A good ol’ fashioned property news round up

Blink and you’ll miss it. Well, at least that’s how it feels when mustering up the effort to keep pace with the 24-hour news cycle these days. In case you blinked at just the wrong time, here’s a good ol’ fashioned post-budget property news round-up.

After a 2017 federal budget aimed to curb housing affordability, the issue is on the back-burner this year.

Here’s a quick round up of all the latest property announcements over the last month to help you get your ducks in a row.

APRA to remove growth cap on lending to property investors

Before we even start dissecting the federal budget, I want to touch upon some good news for potential property investors.

Earlier this month APRA announced it will scrap its housing investor loan cap.

The 10% benchmark on investor loan growth was introduced in 2014 to reduce higher risk lending and improve practices.

In recent years, authorised deposit-taking institutions (ADIs) have taken steps to improve the quality of lending, raise standards and increase capital resilience. So APRA believes the job is done.

As a result, the 10% benchmark will no longer apply.

What does this mean for you?

Well, it means that now is a prime time to get approval for an investment property.

That’s because we’ll likely see a lowering of interest rates on investment loans because ADIs will be keen to start pursuing investors again with big discounts.

So if you’d like to know more about getting approval for an investment property, get in touch.

The Federal Budget

Now, the budget obviously wasn’t the best of news for prospective first home buyers. But it did throw out the odd goodie for others in the market. Let’s take a look.

1. Expanding the Pension Loan Scheme: This scheme will allow pensioners to borrow against the value of their home without having to sell up. The loan is paid out fortnightly and can be up to 150% of the maximum fortnightly pension amount. The spend now, pay later initiative attracts a compounding interest rate of 5.25% until the loan is repaid.

The government is hoping to normalise the idea of borrowing against the family home in retirement. In turn, this could incentivise banks to offer innovative reverse mortgages.

If you need help wrapping your head around the scheme, get in touch and we’ll be happy to talk you through it.

2. Reduced tax incentives on “land banking”: This move is to stop property developers leaving land sitting empty and claiming expenses such as council rates and maintenance costs in their tax returns. The measure, which will take effect from 1 July 2019, aims to curb land banking and free up land for housing or other developments.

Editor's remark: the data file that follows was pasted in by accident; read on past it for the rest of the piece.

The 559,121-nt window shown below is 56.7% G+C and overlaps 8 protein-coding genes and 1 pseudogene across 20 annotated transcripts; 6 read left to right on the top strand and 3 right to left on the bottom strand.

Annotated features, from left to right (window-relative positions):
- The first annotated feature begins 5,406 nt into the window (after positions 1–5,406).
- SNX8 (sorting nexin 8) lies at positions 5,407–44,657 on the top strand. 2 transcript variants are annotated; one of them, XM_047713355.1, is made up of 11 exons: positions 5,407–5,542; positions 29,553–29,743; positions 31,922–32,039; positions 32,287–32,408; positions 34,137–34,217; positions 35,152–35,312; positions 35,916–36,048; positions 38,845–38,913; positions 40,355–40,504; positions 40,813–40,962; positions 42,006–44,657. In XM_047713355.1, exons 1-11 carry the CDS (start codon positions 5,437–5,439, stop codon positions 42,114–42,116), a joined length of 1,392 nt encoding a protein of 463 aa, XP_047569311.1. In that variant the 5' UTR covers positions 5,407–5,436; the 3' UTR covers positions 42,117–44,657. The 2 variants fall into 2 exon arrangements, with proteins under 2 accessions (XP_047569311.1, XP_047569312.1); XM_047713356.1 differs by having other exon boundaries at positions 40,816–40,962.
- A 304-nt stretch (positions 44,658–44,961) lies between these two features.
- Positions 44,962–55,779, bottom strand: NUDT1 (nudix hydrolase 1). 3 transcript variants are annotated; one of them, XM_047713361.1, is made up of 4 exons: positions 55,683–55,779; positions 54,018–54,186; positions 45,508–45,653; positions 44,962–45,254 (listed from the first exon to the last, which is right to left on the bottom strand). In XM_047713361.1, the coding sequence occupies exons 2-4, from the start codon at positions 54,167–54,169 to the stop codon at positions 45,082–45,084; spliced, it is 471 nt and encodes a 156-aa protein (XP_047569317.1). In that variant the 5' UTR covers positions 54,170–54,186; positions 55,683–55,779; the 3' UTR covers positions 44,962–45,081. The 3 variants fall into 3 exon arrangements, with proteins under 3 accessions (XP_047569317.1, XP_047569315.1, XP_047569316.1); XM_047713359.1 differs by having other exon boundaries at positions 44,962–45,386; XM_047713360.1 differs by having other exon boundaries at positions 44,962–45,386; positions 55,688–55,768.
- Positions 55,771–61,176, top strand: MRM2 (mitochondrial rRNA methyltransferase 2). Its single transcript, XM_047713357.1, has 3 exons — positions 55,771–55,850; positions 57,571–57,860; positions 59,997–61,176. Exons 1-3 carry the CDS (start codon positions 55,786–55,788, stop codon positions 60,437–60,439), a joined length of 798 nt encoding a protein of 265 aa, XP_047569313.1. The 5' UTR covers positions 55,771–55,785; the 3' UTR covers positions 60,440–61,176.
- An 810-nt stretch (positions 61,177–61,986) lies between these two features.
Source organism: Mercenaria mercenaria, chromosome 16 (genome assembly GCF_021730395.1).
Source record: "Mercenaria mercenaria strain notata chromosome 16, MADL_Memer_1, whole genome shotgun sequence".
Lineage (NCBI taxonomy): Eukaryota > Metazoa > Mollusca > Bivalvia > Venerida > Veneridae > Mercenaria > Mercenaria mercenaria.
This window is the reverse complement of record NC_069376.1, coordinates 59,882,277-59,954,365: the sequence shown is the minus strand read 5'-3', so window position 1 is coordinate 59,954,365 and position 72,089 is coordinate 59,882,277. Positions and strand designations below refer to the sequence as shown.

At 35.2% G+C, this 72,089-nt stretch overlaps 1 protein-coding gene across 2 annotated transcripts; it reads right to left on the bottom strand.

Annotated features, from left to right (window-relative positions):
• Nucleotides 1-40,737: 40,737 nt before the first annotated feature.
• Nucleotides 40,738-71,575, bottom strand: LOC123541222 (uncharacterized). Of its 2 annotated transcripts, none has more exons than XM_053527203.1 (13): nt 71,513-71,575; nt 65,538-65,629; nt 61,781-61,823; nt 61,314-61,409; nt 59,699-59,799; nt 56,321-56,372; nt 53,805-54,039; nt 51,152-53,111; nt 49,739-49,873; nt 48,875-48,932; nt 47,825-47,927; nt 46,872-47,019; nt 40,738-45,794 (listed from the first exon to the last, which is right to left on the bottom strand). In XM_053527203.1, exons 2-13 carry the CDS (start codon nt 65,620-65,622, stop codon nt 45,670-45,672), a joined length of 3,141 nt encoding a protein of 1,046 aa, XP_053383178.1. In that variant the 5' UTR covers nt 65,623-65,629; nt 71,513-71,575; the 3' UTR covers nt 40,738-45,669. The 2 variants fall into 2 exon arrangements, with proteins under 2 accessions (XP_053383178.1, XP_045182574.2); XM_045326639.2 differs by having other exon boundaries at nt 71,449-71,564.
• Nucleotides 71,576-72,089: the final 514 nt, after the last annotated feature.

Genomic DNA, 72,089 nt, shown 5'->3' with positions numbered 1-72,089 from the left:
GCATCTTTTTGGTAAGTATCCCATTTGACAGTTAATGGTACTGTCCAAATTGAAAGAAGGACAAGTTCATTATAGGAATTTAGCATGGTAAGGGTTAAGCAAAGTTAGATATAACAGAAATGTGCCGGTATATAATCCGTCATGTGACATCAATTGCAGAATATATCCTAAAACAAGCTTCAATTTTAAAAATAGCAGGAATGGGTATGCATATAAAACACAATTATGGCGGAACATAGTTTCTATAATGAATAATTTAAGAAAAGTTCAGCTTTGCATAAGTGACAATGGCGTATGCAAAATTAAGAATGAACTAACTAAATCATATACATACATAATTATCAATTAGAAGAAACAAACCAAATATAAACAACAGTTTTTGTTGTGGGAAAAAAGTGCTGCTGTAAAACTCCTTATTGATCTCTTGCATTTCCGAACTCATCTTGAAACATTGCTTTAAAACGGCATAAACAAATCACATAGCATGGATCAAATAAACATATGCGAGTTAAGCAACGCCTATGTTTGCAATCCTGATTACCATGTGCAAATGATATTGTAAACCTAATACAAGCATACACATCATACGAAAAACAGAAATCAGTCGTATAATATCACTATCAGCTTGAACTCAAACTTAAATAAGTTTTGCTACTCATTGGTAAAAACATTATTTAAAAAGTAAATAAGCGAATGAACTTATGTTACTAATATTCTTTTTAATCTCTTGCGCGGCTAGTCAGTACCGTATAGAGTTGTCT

3. Better housing affordability data: The government will allocate $4.8 million over four years from 2018-19 to the Australian Bureau of Statistics to construct better estimates of the stock of affordable housing. Better data will hopefully give us all a better chance of finding the most affordable homes out there!

Housing affordability to improve

Last but certainly not least, in other news Moody’s Investors Service says Australian housing affordability is in its best shape in ten years. Better yet, they believe it could continue to improve for the remainder of the year.

Moody’s told News Corp that homes with two income earners and 80% loan-to-value mortgage needed 28.2% of their monthly income to meet monthly mortgage repayments in March 2018.

That’s down from 28.7% in September 2017.

“Looking at the rest of 2018, we expect housing affordability to continue to improve moderately on average,” a Moody’s spokesperson says.

Get in touch

If you’d like to take advantage of the improving market conditions, then get in touch.

We’ll not only help you secure a fantastic loan, but we’ve got our ear to the ground when it comes to the latest property schemes and initiatives – which will help keep you one step ahead of others in the property market.

Disclaimer: The content of this article is general in nature and is presented for informative purposes. It is not intended to constitute financial advice, whether general or personal nor is it intended to imply any recommendation or opinion about a financial product. It does not take into consideration your personal situation and may not be relevant to circumstances. Before taking any action, consider your own particular circumstances and seek professional advice. This content is protected by copyright laws and various other intellectual property laws. It is not to be modified, reproduced or republished without prior written consent.

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